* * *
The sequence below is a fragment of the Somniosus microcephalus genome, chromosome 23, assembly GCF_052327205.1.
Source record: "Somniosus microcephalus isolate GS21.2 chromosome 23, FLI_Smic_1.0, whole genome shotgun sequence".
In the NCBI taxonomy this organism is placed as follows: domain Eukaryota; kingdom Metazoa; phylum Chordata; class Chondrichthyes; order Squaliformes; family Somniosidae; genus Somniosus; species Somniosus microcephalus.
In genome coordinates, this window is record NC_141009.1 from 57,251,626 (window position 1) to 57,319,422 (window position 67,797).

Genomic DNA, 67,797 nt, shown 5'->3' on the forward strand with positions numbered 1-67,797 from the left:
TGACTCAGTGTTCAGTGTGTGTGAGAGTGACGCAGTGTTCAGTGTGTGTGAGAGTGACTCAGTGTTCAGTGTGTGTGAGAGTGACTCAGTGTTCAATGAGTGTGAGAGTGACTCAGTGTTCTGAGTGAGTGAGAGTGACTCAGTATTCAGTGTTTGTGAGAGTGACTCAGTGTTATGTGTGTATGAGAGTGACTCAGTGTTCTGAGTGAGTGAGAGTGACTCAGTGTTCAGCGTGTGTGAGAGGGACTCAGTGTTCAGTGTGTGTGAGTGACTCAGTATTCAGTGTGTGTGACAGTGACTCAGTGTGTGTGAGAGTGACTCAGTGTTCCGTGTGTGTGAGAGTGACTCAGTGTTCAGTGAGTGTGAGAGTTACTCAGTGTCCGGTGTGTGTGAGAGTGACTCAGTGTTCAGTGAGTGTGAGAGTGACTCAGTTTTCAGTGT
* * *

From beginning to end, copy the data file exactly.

The sequence below is a fragment of the Somniosus microcephalus genome, chromosome 23, assembly GCF_052327205.1.
Source record: "Somniosus microcephalus isolate GS21.2 chromosome 23, FLI_Smic_1.0, whole genome shotgun sequence".
In the NCBI taxonomy this organism is placed as follows: domain Eukaryota; kingdom Metazoa; phylum Chordata; class Chondrichthyes; order Squaliformes; family Somniosidae; genus Somniosus; species Somniosus microcephalus.
In genome coordinates, this window is record NC_141009.1 from 57,251,626 (window position 1) to 57,319,422 (window position 67,797).

Genomic DNA, 67,797 nt, shown 5'->3' on the forward strand with positions numbered 1-67,797 from the left:
TGACTCAGTGTTCAGTGTGTGTGAGAGTGACGCAGTGTTCAGTGTGTGTGAGAGTGACTCAGTGTTCAGTGTGTGTGAGAGTGACTCAGTGTTCAATGAGTGTGAGAGTGACTCAGTGTTCTGAGTGAGTGAGAGTGACTCAGTATTCAGTGTTTGTGAGAGTGACTCAGTGTTATGTGTGTATGAGAGTGACTCAGTGTTCTGAGTGAGTGAGAGTGACTCAGTGTTCAGCGTGTGTGAGAGGGACTCAGTGTTCAGTGTGTGTGAGTGACTCAGTATTCAGTGTGTGTGACAGTGACTCAGTGTGTGTGAGAGTGACTCAGTGTTCCGTGTGTGTGAGAGTGACTCAGTGTTCAGTGAGTGTGAGAGTTACTCAGTGTCCGGTGTGTGTGAGAGTGACTCAGTGTTCAGTGAGTGTGAGAGTGACTCAGTTTTCAGTGT